Vascularizing organogenesis: Lessons from developmental biology and implications for regenerative medicine.


Department of Molecular Biology and Center for Regenerative Science and Medicine, University of Texas Southwestern Medical Center, Dallas, TX, United States. Electronic address: [Email]


Organogenesis requires tightly coordinated and patterned growth of numerous cell types to form a fully mature and vascularized organ. Endothelial cells (ECs) that line blood vessels develop alongside the growing organ, but only recently has their role in directing epithelial and stromal growth been appreciated. Endothelial, epithelial, and stromal cells in embryonic organs actively communicate with one another throughout development to ensure that the organ forms appropriately. What signals tell blood vessel progenitors where to go? How are tissues influenced by the vasculature that pervades it? In this chapter, we review the ways in which crosstalk between ECs and epithelial or stromal cells during development leads to a fully patterned pancreas, lung, or kidney. ECs in all of these organs are necessary for proper epithelial and stromal growth, but how they direct this process is organ- and time-specific, highlighting the concept of dynamic EC heterogeneity. We end with a discussion on how understanding cell-cell crosstalk during development can be applied therapeutically through the generation of transplantable miniature organ-like tissues called "organoids." We will discuss the current state of organoid technology and highlight the major challenges in forming a properly patterned vascular network that will be critical in transforming them into a viable therapeutic option.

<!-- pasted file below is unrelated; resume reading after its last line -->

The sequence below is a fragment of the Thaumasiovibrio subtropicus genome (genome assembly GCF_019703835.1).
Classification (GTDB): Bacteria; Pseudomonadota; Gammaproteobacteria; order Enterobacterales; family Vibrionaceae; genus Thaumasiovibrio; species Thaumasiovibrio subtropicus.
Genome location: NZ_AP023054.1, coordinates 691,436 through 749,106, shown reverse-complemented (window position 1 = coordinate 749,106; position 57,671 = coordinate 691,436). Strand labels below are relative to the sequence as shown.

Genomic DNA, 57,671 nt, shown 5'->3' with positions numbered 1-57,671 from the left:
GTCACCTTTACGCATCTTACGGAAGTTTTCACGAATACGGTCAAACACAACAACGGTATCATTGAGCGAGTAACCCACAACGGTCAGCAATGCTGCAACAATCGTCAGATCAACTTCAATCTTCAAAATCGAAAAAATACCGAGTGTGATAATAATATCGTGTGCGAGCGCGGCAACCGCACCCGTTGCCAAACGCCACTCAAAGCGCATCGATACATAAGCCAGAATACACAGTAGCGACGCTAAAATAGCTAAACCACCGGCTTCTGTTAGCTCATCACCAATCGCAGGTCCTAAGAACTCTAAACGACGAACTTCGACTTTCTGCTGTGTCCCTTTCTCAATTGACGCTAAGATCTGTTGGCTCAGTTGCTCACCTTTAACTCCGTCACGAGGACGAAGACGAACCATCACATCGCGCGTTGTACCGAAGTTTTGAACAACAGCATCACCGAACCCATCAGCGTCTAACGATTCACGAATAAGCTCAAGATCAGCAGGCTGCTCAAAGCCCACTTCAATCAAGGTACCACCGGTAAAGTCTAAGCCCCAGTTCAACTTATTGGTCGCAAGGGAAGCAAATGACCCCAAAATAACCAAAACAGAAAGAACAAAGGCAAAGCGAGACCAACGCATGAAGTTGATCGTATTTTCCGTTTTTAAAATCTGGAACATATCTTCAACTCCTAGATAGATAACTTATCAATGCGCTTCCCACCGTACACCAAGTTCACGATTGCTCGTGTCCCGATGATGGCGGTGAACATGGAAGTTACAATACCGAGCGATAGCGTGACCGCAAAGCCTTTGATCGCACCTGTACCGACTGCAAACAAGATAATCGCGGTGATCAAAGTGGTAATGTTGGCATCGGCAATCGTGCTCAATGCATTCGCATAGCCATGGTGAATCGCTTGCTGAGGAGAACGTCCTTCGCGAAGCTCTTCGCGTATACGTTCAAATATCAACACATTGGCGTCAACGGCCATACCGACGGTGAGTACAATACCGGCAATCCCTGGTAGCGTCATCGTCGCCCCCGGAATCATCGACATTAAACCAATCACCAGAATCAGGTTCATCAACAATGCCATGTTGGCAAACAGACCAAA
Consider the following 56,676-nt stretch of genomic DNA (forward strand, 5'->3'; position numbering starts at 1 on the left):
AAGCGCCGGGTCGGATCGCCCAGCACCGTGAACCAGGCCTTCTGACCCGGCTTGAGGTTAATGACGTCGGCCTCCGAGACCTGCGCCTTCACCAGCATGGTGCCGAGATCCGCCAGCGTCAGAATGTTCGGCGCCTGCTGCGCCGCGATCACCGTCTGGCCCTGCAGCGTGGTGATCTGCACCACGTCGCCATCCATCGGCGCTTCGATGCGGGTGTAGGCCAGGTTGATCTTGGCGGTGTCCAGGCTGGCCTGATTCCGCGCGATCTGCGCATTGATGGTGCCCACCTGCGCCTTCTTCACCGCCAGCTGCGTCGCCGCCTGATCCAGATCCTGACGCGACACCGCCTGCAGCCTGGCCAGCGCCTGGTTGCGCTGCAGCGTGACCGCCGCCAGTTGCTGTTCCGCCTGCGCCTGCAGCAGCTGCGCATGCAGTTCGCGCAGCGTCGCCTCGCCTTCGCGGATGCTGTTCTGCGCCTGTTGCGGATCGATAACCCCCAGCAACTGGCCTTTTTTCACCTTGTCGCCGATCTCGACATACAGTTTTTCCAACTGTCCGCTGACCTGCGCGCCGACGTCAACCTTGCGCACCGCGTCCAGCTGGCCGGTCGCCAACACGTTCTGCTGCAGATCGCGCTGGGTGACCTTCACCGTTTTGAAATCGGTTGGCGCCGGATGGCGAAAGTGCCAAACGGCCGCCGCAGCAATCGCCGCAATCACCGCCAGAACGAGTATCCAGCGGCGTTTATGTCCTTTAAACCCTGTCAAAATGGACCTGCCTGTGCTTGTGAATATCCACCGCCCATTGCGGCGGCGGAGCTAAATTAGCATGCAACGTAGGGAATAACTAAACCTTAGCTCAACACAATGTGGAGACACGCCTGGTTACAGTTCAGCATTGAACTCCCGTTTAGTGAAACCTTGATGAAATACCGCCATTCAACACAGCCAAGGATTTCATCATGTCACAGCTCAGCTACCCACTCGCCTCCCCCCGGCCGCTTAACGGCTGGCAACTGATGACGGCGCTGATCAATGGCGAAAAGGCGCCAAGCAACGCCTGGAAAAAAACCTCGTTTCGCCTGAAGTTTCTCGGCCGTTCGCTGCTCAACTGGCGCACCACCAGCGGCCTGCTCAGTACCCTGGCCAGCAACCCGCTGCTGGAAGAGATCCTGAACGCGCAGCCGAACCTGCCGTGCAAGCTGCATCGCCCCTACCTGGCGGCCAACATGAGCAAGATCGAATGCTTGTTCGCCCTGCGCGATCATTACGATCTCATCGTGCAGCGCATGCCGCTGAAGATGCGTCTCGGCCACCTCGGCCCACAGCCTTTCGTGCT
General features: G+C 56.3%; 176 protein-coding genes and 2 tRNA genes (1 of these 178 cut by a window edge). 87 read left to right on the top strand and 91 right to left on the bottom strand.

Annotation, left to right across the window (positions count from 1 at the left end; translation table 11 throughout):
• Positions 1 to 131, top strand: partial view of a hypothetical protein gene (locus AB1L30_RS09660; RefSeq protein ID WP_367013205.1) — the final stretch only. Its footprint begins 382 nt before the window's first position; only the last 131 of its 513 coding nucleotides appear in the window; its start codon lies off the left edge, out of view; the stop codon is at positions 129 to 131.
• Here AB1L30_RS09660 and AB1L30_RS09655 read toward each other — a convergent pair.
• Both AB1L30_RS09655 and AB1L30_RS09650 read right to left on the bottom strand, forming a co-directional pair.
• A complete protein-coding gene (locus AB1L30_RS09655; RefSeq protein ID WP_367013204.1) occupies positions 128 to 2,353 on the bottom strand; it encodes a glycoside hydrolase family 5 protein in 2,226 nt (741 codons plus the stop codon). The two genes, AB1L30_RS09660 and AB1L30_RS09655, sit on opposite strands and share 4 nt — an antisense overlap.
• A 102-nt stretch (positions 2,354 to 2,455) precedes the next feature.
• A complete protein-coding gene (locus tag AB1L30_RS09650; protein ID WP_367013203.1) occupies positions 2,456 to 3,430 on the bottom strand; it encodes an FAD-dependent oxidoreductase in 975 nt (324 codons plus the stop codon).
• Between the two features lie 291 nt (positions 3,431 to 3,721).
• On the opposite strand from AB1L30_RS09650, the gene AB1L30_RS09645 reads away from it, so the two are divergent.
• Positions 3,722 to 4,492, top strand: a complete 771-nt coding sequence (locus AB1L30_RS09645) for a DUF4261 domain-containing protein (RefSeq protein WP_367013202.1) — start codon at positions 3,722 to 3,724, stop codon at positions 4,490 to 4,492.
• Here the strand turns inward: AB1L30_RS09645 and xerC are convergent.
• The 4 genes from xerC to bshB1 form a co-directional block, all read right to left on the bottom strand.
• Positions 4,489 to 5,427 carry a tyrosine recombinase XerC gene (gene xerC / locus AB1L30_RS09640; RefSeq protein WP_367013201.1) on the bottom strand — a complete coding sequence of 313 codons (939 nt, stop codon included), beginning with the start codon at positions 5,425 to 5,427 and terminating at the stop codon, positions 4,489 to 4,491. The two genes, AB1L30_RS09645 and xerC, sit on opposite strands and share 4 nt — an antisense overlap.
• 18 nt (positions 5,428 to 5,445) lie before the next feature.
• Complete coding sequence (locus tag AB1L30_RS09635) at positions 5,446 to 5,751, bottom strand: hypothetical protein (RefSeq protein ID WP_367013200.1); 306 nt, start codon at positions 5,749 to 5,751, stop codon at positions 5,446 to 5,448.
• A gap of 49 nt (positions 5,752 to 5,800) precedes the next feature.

Blood vessel,Endothelial cell heterogeneity,Endothelium,Kidney,Lung,Organogenesis,Organoids,Pancreas,